Gennett Records News
NEW BOOK EXAMINES GENNETT'S ROLE IN EARLY COUNTRY
By Randy McNutt
By Randy McNutt
Rick Kennedy, my cowriter of Little Labels, Big Sound: Small Record Companies and the Rise of American Music, has a new book--an updated and expanded version of his wonderful Jelly Roll, Bix, and Hoagy: Gennett Studios and the Birth of Recorded Jazz. The book is still called Jelly Roll, Bix, and Hoagy, but it has a new cover, more information, and a new subtitle, Gennett Records and the Rise of America's Musical Grassroots. The greatly needed work, first published in 1994, was reissued in February 2013 by Indiana University Press.
Rick knows his subject. He has studied Gennett for two decades. A jazz enthusiast, he got into Gennett at first because of its historic connections to jazz. But years after his book was published to excellent reviews, he decided to rework it to feature more about Gennett's contributions to old-time country and other American roots music.
Gennett was a pioneer independent label based in Richmond, Indiana, in the early 1900s. It is considered a seminal jazz label, but many people don't realize that Gennett also recorded a lot of early country and blues acts. Gennett is considered one of the all-time great indies.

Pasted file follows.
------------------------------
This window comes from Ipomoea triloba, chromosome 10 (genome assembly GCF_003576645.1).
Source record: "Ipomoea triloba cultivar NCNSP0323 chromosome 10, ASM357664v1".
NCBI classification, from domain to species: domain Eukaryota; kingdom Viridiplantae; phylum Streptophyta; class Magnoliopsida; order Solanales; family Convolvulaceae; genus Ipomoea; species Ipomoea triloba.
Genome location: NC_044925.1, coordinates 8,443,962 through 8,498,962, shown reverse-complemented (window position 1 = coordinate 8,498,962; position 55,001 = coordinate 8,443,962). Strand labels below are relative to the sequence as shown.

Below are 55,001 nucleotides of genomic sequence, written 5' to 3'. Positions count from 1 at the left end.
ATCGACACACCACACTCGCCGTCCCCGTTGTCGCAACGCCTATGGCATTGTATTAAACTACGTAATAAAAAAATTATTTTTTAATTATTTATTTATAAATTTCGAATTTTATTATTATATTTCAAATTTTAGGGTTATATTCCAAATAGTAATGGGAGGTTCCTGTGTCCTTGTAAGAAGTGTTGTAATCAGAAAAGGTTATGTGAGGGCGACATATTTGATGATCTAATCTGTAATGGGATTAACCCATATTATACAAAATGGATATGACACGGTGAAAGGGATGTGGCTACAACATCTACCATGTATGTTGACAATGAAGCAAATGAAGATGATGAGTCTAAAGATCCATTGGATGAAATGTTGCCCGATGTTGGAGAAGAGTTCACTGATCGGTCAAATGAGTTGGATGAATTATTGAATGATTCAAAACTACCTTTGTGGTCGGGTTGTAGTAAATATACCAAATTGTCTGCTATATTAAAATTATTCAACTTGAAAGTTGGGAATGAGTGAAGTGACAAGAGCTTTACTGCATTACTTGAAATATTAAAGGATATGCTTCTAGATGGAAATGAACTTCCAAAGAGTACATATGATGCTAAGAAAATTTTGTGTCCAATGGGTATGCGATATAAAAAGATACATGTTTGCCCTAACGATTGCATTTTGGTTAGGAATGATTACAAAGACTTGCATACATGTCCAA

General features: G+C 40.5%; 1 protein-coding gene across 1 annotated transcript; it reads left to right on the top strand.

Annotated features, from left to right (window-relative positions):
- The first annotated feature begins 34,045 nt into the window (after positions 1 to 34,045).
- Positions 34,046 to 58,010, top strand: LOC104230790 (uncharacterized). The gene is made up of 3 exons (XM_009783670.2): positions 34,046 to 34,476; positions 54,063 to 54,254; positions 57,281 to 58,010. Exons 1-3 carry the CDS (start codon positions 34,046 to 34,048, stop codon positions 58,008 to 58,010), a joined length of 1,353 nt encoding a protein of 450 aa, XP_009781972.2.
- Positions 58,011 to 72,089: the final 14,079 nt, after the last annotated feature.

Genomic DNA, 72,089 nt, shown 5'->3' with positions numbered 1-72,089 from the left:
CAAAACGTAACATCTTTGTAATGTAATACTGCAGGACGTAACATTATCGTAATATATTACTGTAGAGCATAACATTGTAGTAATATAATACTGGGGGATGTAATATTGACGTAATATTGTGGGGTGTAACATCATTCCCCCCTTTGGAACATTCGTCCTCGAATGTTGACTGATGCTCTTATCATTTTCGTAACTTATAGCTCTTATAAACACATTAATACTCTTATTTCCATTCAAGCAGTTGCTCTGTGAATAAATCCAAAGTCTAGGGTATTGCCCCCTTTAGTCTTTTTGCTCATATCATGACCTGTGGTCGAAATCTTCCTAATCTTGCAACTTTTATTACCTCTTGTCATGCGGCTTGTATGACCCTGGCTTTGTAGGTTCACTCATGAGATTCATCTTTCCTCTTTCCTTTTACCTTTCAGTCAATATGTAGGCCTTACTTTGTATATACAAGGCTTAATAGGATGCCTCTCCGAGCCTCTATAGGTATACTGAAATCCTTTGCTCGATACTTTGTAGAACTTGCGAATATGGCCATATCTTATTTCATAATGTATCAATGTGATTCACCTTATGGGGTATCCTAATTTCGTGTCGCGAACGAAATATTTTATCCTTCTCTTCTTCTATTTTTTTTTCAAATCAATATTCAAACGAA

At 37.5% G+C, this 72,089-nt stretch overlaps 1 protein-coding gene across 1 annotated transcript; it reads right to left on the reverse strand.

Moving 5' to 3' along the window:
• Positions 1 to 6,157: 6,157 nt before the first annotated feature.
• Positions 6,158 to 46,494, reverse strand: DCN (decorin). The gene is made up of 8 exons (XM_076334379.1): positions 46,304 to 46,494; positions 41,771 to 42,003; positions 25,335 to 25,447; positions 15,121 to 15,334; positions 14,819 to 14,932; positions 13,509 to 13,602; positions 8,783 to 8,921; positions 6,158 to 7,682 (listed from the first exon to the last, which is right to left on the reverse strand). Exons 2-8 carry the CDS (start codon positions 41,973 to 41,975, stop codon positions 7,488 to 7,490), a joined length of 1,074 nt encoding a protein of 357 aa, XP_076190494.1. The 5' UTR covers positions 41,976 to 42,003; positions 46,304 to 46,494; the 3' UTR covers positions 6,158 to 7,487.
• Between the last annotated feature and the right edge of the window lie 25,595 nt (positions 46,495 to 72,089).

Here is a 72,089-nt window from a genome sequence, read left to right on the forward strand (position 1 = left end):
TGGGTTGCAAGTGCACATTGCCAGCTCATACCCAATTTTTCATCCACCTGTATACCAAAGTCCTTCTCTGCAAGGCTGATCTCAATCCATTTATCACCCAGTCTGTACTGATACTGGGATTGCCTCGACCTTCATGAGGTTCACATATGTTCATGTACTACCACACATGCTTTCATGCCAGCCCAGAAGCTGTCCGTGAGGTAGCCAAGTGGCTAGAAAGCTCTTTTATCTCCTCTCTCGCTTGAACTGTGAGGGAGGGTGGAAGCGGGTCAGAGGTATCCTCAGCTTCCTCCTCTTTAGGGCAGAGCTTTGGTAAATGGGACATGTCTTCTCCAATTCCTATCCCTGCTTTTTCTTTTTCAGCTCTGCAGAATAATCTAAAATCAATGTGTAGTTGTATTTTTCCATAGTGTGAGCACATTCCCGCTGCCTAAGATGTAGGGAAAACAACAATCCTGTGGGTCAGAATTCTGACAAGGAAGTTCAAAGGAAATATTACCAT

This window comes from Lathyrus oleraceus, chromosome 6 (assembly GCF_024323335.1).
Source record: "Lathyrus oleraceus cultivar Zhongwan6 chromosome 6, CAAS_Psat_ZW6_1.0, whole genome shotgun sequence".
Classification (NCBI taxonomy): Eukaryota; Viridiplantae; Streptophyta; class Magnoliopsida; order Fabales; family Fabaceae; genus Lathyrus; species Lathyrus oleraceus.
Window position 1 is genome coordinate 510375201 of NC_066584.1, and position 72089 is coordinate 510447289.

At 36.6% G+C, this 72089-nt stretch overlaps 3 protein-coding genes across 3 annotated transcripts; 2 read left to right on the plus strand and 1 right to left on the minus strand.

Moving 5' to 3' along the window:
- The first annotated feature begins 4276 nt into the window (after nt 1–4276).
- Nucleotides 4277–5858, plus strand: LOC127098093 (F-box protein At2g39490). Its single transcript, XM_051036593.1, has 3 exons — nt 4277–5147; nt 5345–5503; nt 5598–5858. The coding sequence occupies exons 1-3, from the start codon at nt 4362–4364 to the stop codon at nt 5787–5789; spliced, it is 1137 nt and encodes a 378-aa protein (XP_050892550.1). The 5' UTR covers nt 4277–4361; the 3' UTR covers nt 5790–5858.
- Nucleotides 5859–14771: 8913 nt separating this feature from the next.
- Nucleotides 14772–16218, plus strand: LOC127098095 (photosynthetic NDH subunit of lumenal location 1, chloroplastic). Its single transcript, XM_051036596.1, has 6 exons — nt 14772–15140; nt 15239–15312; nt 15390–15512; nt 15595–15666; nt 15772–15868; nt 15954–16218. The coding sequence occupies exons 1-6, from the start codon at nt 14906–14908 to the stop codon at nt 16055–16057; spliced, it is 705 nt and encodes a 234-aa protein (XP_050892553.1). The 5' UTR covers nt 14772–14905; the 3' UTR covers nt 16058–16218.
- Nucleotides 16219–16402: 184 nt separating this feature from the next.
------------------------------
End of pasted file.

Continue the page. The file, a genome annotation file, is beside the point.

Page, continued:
When Rick and I were planning to write Little Labels, we decided to include a chapter on Gennett to focus on some aspects of the label that were not discussed at length in Jelly Roll, Bix, and Hoagy. Now, Rick has revamped his original book to feature much more information than I ever expected to find. He has featured more about Gennett employees as well as other types of music issued by the label, which was devastated by the hurricane of the Great Depression.
Rick's book is being sold through Amazon.com and most other Internet outlets and book shops. It is a must-read for anyone interested in old-time country music, early indie labels, and seminal jazz.
Randy McNutt stands near the site of
the Gennett Recording Studio during
a celebration of the label.
In a piano factory tucked away in Richmond, Indiana, Gennett Records produced thousands of records featuring obscure musicians from hotel orchestras and backwoods fiddlers to the future icons of jazz, blues, country music, and rock 'n' roll. From 1916 to 1934, the company debuted such future stars as Louis Armstrong, King Oliver, Bix Beiderbecke, and Hoagy Carmichael, while also capturing classic performances by Jelly Roll Morton, Duke Ellington, Blind Lemon Jefferson, Charley Patton, Uncle Dave Macon, and Gene Autry. While Gennett Records was overshadowed by competitors such as Victor and Columbia, few record companies documented the birth of America's grassroots music as thoroughly as this small-town label. In this newly revised and expanded edition of Jelly Roll, Bix, and Hoagy, Rick Kennedy shares anecdotes from musicians, employees, and family members to trace the colorful history of one of America's most innovative record companies.
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